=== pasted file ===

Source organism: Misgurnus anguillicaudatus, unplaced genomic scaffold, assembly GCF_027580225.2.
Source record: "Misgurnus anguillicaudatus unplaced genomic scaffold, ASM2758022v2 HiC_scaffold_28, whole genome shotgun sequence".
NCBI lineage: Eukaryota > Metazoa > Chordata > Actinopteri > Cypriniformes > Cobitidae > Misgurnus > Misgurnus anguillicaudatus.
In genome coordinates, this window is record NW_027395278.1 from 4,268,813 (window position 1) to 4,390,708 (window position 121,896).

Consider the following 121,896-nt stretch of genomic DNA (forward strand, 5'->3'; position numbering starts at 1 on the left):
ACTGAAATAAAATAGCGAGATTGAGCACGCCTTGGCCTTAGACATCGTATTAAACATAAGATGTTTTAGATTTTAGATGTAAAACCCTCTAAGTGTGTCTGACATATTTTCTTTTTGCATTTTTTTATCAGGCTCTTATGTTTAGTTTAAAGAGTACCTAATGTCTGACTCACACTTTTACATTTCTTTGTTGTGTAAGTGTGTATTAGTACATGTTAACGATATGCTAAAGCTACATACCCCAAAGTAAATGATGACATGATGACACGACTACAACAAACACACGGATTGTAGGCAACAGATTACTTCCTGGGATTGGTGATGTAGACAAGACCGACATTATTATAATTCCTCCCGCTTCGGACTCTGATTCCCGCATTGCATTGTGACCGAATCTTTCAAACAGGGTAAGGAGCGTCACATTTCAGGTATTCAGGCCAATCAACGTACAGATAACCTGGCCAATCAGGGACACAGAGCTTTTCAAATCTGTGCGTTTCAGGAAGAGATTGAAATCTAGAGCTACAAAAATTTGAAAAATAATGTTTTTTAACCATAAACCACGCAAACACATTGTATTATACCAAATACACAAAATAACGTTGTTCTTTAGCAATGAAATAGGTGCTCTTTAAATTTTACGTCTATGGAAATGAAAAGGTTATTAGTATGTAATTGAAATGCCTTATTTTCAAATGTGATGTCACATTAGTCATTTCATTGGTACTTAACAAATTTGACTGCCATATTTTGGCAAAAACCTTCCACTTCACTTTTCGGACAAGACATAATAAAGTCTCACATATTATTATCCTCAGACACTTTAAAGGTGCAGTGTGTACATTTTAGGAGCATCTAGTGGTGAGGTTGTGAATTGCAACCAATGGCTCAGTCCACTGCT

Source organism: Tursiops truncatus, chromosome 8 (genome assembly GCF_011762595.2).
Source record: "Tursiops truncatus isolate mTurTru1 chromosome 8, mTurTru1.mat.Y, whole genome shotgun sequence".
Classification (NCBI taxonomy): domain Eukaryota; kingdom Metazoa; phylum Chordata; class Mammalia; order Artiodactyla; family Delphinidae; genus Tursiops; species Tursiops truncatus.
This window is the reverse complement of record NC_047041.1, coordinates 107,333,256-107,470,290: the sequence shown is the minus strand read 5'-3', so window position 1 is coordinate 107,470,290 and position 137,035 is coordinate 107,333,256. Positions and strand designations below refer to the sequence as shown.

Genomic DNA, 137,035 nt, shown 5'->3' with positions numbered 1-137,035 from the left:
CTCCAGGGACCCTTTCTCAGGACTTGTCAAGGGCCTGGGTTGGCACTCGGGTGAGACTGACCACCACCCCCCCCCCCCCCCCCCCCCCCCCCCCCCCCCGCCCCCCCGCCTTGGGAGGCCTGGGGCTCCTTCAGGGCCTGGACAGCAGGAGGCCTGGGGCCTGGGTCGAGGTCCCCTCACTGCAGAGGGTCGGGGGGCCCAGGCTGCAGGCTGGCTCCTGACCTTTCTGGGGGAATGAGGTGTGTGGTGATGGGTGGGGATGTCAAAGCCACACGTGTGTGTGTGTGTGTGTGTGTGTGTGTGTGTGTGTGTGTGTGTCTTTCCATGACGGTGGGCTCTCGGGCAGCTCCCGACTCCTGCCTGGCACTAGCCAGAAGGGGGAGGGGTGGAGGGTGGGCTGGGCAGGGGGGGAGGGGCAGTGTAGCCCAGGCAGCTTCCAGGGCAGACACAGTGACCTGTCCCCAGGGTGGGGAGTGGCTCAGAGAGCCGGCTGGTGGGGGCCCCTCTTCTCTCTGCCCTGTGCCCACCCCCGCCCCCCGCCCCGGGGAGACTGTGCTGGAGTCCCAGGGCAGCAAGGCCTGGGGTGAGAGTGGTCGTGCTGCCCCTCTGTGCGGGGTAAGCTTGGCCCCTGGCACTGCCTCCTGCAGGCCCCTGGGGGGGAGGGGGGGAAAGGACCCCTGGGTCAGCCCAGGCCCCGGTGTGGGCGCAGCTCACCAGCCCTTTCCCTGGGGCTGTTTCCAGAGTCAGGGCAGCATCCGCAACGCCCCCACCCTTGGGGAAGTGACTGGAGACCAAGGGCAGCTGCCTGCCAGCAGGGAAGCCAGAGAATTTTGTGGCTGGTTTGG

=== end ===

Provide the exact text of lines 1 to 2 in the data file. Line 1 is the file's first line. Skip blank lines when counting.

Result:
Source organism: Misgurnus anguillicaudatus, unplaced genomic scaffold, assembly GCF_027580225.2.
Source record: "Misgurnus anguillicaudatus unplaced genomic scaffold, ASM2758022v2 HiC_scaffold_28, whole genome shotgun sequence".